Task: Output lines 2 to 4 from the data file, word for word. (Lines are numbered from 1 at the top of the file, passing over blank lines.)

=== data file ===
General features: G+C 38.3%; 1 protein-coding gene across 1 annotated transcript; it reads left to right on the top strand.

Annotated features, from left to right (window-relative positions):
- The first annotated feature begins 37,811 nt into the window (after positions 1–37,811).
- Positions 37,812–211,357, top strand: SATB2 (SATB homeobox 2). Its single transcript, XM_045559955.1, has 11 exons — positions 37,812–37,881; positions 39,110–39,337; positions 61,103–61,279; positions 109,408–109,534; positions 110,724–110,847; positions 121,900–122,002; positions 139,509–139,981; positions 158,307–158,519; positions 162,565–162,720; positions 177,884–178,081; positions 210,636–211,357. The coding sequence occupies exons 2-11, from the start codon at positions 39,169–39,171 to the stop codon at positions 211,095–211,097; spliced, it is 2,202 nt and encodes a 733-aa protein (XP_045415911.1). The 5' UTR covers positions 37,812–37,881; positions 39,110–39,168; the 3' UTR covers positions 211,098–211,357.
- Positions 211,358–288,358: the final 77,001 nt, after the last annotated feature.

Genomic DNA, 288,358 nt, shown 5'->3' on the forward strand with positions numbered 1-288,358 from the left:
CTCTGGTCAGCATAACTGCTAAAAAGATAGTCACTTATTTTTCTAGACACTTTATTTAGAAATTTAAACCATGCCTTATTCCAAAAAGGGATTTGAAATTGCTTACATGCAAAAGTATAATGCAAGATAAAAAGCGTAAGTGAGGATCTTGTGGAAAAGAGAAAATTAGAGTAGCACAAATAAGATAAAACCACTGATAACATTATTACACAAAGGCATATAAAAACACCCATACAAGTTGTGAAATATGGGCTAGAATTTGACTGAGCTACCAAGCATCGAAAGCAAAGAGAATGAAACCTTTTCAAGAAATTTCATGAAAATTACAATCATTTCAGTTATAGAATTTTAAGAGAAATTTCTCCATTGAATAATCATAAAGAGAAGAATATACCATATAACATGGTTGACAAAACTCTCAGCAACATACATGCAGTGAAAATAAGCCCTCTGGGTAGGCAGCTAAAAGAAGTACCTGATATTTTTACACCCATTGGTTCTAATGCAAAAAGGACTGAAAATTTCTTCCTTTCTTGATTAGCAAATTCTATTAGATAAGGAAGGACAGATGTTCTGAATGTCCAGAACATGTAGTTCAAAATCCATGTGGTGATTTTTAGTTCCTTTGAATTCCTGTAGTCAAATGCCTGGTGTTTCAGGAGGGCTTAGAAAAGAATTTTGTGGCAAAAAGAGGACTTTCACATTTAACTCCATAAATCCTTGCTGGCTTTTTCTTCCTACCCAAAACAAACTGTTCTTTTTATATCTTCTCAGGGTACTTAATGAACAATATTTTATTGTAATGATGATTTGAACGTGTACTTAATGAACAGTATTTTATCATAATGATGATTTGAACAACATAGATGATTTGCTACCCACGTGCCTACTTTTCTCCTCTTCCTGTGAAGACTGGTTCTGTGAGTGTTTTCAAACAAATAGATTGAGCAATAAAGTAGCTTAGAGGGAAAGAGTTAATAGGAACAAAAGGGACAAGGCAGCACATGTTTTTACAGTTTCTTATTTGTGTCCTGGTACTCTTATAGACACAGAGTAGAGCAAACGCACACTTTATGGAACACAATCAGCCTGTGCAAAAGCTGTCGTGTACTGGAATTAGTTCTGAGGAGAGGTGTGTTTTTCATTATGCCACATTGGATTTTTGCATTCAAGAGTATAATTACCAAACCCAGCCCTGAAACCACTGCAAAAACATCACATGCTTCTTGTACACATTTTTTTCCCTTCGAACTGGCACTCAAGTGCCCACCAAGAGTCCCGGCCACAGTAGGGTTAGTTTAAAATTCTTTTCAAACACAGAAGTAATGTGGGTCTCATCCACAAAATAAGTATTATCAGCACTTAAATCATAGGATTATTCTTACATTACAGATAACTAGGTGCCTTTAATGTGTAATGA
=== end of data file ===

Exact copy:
Annotated features, from left to right (window-relative positions):
- The first annotated feature begins 37,811 nt into the window (after positions 1–37,811).
- Positions 37,812–211,357, top strand: SATB2 (SATB homeobox 2). Its single transcript, XM_045559955.1, has 11 exons — positions 37,812–37,881; positions 39,110–39,337; positions 61,103–61,279; positions 109,408–109,534; positions 110,724–110,847; positions 121,900–122,002; positions 139,509–139,981; positions 158,307–158,519; positions 162,565–162,720; positions 177,884–178,081; positions 210,636–211,357. The coding sequence occupies exons 2-11, from the start codon at positions 39,169–39,171 to the stop codon at positions 211,095–211,097; spliced, it is 2,202 nt and encodes a 733-aa protein (XP_045415911.1). The 5' UTR covers positions 37,812–37,881; positions 39,110–39,168; the 3' UTR covers positions 211,098–211,357.